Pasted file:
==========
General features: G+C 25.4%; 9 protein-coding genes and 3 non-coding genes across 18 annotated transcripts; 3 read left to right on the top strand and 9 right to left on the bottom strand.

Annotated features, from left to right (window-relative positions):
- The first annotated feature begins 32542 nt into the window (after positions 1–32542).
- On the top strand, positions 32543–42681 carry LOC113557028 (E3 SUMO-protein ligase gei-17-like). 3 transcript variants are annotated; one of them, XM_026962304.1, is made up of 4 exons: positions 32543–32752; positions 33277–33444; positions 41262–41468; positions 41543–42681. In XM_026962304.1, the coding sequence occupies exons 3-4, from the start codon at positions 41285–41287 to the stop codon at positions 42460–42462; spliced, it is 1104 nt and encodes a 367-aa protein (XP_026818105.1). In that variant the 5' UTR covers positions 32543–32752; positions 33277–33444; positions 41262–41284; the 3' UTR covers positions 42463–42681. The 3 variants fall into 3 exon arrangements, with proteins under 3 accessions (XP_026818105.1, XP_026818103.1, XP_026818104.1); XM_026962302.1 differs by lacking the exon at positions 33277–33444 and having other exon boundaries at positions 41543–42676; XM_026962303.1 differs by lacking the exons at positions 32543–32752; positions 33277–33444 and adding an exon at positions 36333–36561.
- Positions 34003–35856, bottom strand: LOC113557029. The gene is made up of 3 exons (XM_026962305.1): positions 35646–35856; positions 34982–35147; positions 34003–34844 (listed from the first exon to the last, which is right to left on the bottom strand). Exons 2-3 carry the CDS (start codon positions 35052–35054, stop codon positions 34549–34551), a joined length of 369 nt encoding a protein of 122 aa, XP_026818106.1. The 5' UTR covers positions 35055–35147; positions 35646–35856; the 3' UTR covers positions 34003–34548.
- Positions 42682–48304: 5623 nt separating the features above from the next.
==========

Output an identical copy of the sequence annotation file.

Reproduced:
General features: G+C 25.4%; 9 protein-coding genes and 3 non-coding genes across 18 annotated transcripts; 3 read left to right on the top strand and 9 right to left on the bottom strand.

Annotated features, from left to right (window-relative positions):
- The first annotated feature begins 32542 nt into the window (after positions 1–32542).
- On the top strand, positions 32543–42681 carry LOC113557028 (E3 SUMO-protein ligase gei-17-like). 3 transcript variants are annotated; one of them, XM_026962304.1, is made up of 4 exons: positions 32543–32752; positions 33277–33444; positions 41262–41468; positions 41543–42681. In XM_026962304.1, the coding sequence occupies exons 3-4, from the start codon at positions 41285–41287 to the stop codon at positions 42460–42462; spliced, it is 1104 nt and encodes a 367-aa protein (XP_026818105.1). In that variant the 5' UTR covers positions 32543–32752; positions 33277–33444; positions 41262–41284; the 3' UTR covers positions 42463–42681. The 3 variants fall into 3 exon arrangements, with proteins under 3 accessions (XP_026818105.1, XP_026818103.1, XP_026818104.1); XM_026962302.1 differs by lacking the exon at positions 33277–33444 and having other exon boundaries at positions 41543–42676; XM_026962303.1 differs by lacking the exons at positions 32543–32752; positions 33277–33444 and adding an exon at positions 36333–36561.
- Positions 34003–35856, bottom strand: LOC113557029. The gene is made up of 3 exons (XM_026962305.1): positions 35646–35856; positions 34982–35147; positions 34003–34844 (listed from the first exon to the last, which is right to left on the bottom strand). Exons 2-3 carry the CDS (start codon positions 35052–35054, stop codon positions 34549–34551), a joined length of 369 nt encoding a protein of 122 aa, XP_026818106.1. The 5' UTR covers positions 35055–35147; positions 35646–35856; the 3' UTR covers positions 34003–34548.
- Positions 42682–48304: 5623 nt separating the features above from the next.